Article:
No one can tell how long the current legislative session will last. The last one set a record: four special sessions after the regular 90-day time limit concluded, for a total over 200 days. The law calls for a 90-day session. Treating that law as if it doesn't matter breaks faith with Alaska voters.
This is not a positive development. The 90-day limit was mandated by a citizens' initiative in 2006. The first session in which the initiative took effect was 2008. Since then, legislators have ignored the limit six out of 10 times. Last year was the longest.
How can that happen? To understand, one must know some of the fundamentals of Alaska law and government. The 90-day limit is law, but only legislative law. The Legislature can vote to override it — ignore it — which they do. This differs from constitutional law. The Alaska Constitution limits legislative sessions to 120 days. The Legislature cannot change what's in the Constitution; that can be done only by constitutional amendment, which must be voted on by the people. That's because the people, not the Legislature, write the Constitution and change it when they wish. The people, with their Constitution, create the Legislature.
As originally written, the Alaska Constitution had no limit on the length of a legislative session. But when extraordinary amounts of money from oil taxation started showed up in the state treasury after 1977, legislative sessions began to get very long — 185 days once — as lawmakers argued about how to divvy up the spoils. That led to the constitutional amendment in 1984 that set the 120-day limit.
And one would think that should be the end of it: 120 days. Well, no. The Constitution provides that the Legislature can hold one 30-day special session, by a two-thirds vote of the members. Fair enough. But what about the 200-plus other days? The Constitution provides that the governor can call a special session. In fact, the governor can call as many special sessions as he wants. And he has — four special sessions last year. And on and on.
Why have we recently had long legislative adventures again? Mostly because the governors — the people who are supposed to govern, which is mostly the governor and the Legislature — have not produced a fiscal plan to deal with the budget shortfall visited upon us by fallen oil prices. There are interesting, though not always enlightening, arguments as to why they have not done so. There are also intriguing arguments on either side of the question of whether there should be a 90-day limit, a 120-day limit or any limit at all on the length of legislative sessions. But whatever side of those issues your inclinations may take you, the failure of the governors to comply with the results of a vote of the people contributes to the distrust of government that has been growing in this country since at least the Watergate scandal.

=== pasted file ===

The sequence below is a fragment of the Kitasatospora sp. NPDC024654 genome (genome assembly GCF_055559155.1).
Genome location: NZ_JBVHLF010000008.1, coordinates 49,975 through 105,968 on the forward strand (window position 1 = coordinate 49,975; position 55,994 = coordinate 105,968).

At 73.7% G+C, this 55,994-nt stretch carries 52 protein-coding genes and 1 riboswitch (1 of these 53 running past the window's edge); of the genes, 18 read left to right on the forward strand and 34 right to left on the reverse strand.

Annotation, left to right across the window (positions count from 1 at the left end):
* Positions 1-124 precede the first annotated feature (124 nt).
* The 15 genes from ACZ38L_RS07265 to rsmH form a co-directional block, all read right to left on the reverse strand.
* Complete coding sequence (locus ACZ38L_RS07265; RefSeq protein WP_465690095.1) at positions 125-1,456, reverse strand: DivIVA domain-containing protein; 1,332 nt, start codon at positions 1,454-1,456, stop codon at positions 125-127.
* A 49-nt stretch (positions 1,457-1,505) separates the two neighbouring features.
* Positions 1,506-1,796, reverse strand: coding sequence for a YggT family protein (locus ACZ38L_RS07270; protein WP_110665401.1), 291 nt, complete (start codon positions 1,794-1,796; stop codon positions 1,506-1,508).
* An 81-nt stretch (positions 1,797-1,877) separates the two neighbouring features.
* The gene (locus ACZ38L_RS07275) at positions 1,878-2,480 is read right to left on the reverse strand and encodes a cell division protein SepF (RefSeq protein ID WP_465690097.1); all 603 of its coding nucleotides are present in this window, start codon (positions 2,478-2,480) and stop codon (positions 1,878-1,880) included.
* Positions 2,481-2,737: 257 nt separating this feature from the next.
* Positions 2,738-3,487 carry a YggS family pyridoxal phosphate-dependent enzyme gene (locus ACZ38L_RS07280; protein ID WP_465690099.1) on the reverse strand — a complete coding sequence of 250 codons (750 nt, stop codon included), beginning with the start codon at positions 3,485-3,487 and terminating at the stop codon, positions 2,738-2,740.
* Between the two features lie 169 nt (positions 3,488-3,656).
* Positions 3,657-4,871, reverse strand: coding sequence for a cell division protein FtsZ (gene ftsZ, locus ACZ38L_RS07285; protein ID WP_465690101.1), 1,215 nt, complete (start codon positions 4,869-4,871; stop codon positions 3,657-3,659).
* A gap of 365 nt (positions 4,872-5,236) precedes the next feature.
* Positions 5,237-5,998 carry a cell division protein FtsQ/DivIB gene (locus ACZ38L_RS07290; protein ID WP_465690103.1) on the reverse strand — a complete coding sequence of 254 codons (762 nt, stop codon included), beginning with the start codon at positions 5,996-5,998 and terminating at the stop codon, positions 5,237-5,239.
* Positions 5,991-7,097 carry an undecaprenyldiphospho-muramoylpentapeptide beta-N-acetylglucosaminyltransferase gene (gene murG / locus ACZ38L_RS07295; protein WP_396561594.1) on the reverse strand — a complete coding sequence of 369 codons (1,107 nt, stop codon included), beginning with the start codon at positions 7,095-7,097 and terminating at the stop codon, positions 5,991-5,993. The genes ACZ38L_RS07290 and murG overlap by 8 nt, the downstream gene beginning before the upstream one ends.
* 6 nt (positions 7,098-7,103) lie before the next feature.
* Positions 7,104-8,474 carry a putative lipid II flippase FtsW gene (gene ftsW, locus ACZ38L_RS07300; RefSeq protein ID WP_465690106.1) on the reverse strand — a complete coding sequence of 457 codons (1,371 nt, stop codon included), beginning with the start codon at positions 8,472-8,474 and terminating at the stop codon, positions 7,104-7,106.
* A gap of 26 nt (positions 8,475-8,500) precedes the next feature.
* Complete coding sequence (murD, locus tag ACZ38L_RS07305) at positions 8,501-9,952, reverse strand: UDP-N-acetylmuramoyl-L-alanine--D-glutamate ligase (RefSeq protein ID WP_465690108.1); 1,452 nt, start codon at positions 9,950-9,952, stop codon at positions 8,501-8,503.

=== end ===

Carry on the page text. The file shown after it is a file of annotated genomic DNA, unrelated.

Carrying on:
Scholars and pundits have been decrying the deterioration of government trustworthiness for all that time, and perhaps not surprisingly given the strength of conservative convictions about limited government, there is no consensus on whether it's a good or bad development. But analysts do agree that it's not good for democracy, that is, government by the people. The more people distrust government, the less likely they are to find it credible and to work with it. The less likely they are to vote and to look to government for service. That puts government into the hands of a smaller number of participants — officials and voters — and reduces oversight of what they're doing.
The premise of democracy is that the will of the people should be reflected in the actions of their governors. While we may not agree with the ideology and positions of those who get elected, most of us leave school believing that in a democracy, the majority rule, and we're obligated to abide by majority outcomes, rather than defying the rule of law.
By that theory, the Legislature should stop acting so unseemly, stop defying the majority will of the people, and either limit their sessions accordingly or repeal the law.
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